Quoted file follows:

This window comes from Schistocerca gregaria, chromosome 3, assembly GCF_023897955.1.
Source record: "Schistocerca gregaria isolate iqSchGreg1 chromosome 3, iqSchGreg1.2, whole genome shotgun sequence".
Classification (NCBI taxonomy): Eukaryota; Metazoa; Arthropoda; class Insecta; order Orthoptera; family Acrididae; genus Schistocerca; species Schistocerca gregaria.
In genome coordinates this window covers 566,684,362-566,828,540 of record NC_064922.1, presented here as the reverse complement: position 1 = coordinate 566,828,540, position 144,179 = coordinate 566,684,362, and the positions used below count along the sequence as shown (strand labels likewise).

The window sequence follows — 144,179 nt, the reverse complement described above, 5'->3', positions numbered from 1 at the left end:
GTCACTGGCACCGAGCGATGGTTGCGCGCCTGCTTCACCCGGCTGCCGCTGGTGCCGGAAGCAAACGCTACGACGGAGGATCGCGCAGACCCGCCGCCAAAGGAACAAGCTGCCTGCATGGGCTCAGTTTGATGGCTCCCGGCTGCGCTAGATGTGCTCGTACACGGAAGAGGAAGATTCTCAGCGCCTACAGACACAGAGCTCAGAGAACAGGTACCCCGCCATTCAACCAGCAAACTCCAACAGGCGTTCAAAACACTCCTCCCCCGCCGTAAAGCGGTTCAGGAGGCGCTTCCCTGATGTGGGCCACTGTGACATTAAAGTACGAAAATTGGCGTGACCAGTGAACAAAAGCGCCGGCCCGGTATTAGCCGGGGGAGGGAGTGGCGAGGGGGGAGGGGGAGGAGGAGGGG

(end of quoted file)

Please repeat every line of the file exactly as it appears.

This window comes from Schistocerca gregaria, chromosome 3, assembly GCF_023897955.1.
Source record: "Schistocerca gregaria isolate iqSchGreg1 chromosome 3, iqSchGreg1.2, whole genome shotgun sequence".
Classification (NCBI taxonomy): Eukaryota; Metazoa; Arthropoda; class Insecta; order Orthoptera; family Acrididae; genus Schistocerca; species Schistocerca gregaria.
In genome coordinates this window covers 566,684,362-566,828,540 of record NC_064922.1, presented here as the reverse complement: position 1 = coordinate 566,828,540, position 144,179 = coordinate 566,684,362, and the positions used below count along the sequence as shown (strand labels likewise).

The window sequence follows — 144,179 nt, the reverse complement described above, 5'->3', positions numbered from 1 at the left end:
GTCACTGGCACCGAGCGATGGTTGCGCGCCTGCTTCACCCGGCTGCCGCTGGTGCCGGAAGCAAACGCTACGACGGAGGATCGCGCAGACCCGCCGCCAAAGGAACAAGCTGCCTGCATGGGCTCAGTTTGATGGCTCCCGGCTGCGCTAGATGTGCTCGTACACGGAAGAGGAAGATTCTCAGCGCCTACAGACACAGAGCTCAGAGAACAGGTACCCCGCCATTCAACCAGCAAACTCCAACAGGCGTTCAAAACACTCCTCCCCCGCCGTAAAGCGGTTCAGGAGGCGCTTCCCTGATGTGGGCCACTGTGACATTAAAGTACGAAAATTGGCGTGACCAGTGAACAAAAGCGCCGGCCCGGTATTAGCCGGGGGAGGGAGTGGCGAGGGGGGAGGGGGAGGAGGAGGGG